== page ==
I’ve found that the folks at Splash are very fast to respond and help out. However, their rates aren’t as competitive in my experience as most of the other lenders on this list.
Splash Financial gives you a $500 referral bonus when you refinance more than $50,000.
Regional Student Loan Refinancing Lenders
These two companies require that you live within their service area. They might have an alternative goal besides just making a fair profit on your refinanced loan. For First Republic, they want you to sign up for a bank account with them. For Brazos, they want to help Texas residents only.
If you do live in their area, you should apply to these lenders because they will likely have the best rates if you can qualify.
First Republic Bank: Best Rates in the Country if You Can Qualify
First Republic Bank is only available to residents of NYC, most of California, Portland, Boston, and a couple other places. They have unbelievably low fixed rates. Email our banker Miguel by copy pasting email@example.com and mention the $200 Student Loan Planner referral bonus to see if you qualify for the best rates in the country.
Brazos Higher Education: Exclusively for Texas Residents
Available only in the State of Texas, Brazos is a nonprofit with over 40 years of experience in student loans. Because of Brazos’ nonprofit status, their rates have the potential to be better than the national lenders listed above. You can refinance up to $150,000 with a bachelor’s degree and up to $250,000 with a graduate, law, medical or other professional degree.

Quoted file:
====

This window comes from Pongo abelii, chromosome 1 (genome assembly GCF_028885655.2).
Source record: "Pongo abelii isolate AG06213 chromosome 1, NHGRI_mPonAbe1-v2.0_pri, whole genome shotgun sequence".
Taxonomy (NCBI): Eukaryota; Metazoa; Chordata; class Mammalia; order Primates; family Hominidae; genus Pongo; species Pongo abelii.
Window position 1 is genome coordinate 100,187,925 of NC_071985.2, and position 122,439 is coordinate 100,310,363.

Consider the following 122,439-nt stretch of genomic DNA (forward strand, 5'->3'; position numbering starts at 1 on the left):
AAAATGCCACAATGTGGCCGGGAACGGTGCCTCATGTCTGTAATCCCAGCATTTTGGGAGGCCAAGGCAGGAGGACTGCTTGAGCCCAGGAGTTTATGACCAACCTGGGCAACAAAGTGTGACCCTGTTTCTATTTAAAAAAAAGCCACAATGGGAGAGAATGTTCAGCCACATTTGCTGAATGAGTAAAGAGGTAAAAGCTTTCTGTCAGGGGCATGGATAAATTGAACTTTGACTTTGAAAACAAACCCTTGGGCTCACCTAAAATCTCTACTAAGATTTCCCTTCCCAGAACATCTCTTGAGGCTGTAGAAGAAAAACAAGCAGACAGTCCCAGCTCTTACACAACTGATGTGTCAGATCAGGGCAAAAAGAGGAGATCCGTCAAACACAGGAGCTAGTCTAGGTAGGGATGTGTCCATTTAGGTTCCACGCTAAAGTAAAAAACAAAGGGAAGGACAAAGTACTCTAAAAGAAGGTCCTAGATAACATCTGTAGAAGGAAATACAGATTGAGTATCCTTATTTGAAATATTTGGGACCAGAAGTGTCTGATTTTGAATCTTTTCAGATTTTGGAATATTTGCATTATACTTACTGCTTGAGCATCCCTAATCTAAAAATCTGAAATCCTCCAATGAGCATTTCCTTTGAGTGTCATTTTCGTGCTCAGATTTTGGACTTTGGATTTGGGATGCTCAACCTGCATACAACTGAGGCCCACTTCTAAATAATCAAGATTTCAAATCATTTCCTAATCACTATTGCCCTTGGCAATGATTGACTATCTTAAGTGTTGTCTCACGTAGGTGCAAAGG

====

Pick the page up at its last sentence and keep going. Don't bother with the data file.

The Brazos website could be improved, and the readers we surveyed said they didn’t have a smooth application experience. If you live in the Lone Star State and want to cover your bases, I’d make them one of the several lenders you comparison shop against.
Who Should Refinance Student Loans?
Student Loan Planner has an awesome free student loan calculator that you can get for free to see how much refinancing might save you. In general, refinancing student loans is a great idea for borrowers in the private sector who owe less than 1.5 times their salary.
Why is that the case? Most people’s salaries go up over time. If you already owe less than 1.5 times your income, then that ratio will probably continue to get better. When you make a significant amount of money, the income driven repayment plans like IBR, REPAYE, and PAYE are less attractive.
For someone who owes two times her salary or more, the income driven repayment plans can be super helpful. Options like REPAYE can even cover part of your interest. Once you make a lot of money though, that interest subsidy goes away.
If you owe between 1.5 and 2 times your income, then it’s a tougher decision between refinancing and a forgiveness strategy.
When you owe more than 2 times your income and don’t expect this ratio to change, then forgiveness over 20-25 years is likely the better option.
If you want to hear more examples of who should and should not refinance and how to apply with these student loan refinance companies, check out my video below.
What Do You Lose from Doing a Student Loan Refinance?
Here is a list of benefits you lose by refinancing your student loans:
- Public Service Loan Forgiveness (PSLF) – Forgives your debt after 10 years tax free after making payments based on income
- IDR Loan Forgiveness – Income driven loan forgiveness allows you to pay for 20 to 25 years based on income. At the end of that period, the government forgives the remaining balance, but you must pay income tax on the forgiven amount.
- Forbearance Protection – The government will allow you to pause payments for a year at a time, up to three years total. In contrast, most private lenders that offer unemployment protection will only let you pause payments for three months at a time.